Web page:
I was recently asked to comment on an article that appears in the April 2015 issue of the American Association of Individual Investors Journal. The article is based on the paper “Mutual Fund’s R2 as Predictor of Performance,” which was published in the March 2013 issue of The Review of Financial Studies.
As you may have already guessed, the study, which covered the period from 1988 through 2012 and included about 2,500 mutual funds, examines the role of R2 in mutual fund performance. R2 is a statistical measure representing the percentage of a fund or security’s returns that can be explained by movements in a benchmark index.
R2 And Fund Performance
The study’s authors, professors Yakov Amihud and Ruslan Goyenko, proposed the following: “Fund performance can be predicted by its R2, obtained from a regression of its returns on a multi-factor benchmark model. Lower R2 indicates greater selectivity and it significantly predicts better performance.”
They continue: “This result is obtained even after controlling for fund characteristics, past performance and style.” Amihud and Goyenko go on to add: “Our results are robust to alternative factor models used as benchmarks.”
In the American Association of Individual Investors article, the authors state: “Investors can take advantage of an observed characteristic that predicts higher fund performance. As long as the fund keeps its strategy unaltered, and as long as the observed characteristic predicts good performance, investors will benefit by investing in the fund. True, in the long run, if the fund becomes very large, it may be less flexible and its advantage will be eroded.”
Amihud and Goyenko explain: “Once a fund outperforms consistently, it gains visibility, attracts a lot of cash flow and becomes too big. The bigger size has negative effect on fund performance. It is very expensive to stay active and rebalance frequently when a fund is big.” However, they note: “But this takes time; meanwhile, the fund investor can enjoy overperformance.”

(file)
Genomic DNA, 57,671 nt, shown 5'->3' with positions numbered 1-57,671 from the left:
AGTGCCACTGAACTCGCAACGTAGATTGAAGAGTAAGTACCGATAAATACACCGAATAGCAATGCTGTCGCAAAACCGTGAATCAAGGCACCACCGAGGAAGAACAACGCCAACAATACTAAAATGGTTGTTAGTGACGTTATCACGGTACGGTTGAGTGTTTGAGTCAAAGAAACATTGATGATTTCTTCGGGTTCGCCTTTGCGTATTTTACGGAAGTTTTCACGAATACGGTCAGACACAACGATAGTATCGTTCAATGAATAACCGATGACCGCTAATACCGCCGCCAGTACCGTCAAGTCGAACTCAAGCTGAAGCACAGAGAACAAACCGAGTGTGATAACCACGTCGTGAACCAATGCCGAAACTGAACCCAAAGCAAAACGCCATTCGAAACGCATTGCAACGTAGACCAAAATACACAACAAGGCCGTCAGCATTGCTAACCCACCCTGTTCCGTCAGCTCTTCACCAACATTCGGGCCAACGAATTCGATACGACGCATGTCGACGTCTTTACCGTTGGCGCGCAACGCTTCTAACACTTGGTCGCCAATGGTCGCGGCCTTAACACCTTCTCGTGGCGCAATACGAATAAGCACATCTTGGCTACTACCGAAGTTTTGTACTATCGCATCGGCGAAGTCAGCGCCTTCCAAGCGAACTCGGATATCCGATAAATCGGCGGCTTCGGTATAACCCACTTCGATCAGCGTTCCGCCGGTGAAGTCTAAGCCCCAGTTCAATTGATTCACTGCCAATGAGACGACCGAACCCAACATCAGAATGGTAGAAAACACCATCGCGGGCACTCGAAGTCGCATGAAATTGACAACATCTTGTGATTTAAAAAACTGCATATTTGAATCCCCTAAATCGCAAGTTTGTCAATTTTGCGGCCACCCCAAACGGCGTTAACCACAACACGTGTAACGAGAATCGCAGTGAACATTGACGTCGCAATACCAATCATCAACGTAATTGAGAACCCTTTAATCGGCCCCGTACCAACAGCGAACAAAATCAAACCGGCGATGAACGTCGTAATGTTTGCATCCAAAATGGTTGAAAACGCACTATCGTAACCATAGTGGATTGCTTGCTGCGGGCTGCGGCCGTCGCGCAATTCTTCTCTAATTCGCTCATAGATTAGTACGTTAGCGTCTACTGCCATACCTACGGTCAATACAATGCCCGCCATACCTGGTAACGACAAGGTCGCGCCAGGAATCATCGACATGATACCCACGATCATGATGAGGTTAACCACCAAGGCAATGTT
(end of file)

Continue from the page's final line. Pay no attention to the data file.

In their study, the authors first sorted funds into five portfolios ranging from high to low R2 for the previous 24-month period. They then sorted each R2 portfolio into five portfolios based on their alpha for the previous month. They found that the funds in both the lowest R2 quintile and the highest alpha quintile produced a statistically significant (at the 5 percent level) alpha of about 3.5 percent a year.
The authors noted that the portfolio in the very bottom left corner of the 5-by-5 matrix was the only one of the 25 portfolios that showed statistically significant positive alpha. In other words, you need to have funds within both the lowest R2 quintile and the highest quintile alpha.
These findings led Amihud and Goyenko to conclude with the following recommendations:
- If a fund has high R2, don’t bother buying it. Instead, buy lower-cost index funds or ETFs in the same asset class because they charge much less in terms of expense ratio.
- Diversify among funds with both low R2 and high alpha. For example, choose to spread the total amount of money you plan to invest in this manner among, say, 10 funds with such characteristics. Investing in a portfolio of funds will increase your odds of benefiting from the advantage implied by the chosen characteristics and of outperforming the benchmark. There is too much “noise” and you leave too much to luck if you invest in one or very few funds.
Before you decide to follow such a strategy, however, you should consider seven important points.
First, as the authors themselves note, the fund chosen must keep its strategy unaltered for this approach to work. One of the problems with active funds is that investors run the risk of the manager altering styles.
Second, as the authors also noted, a fund’s advantage will be eroded once it becomes large.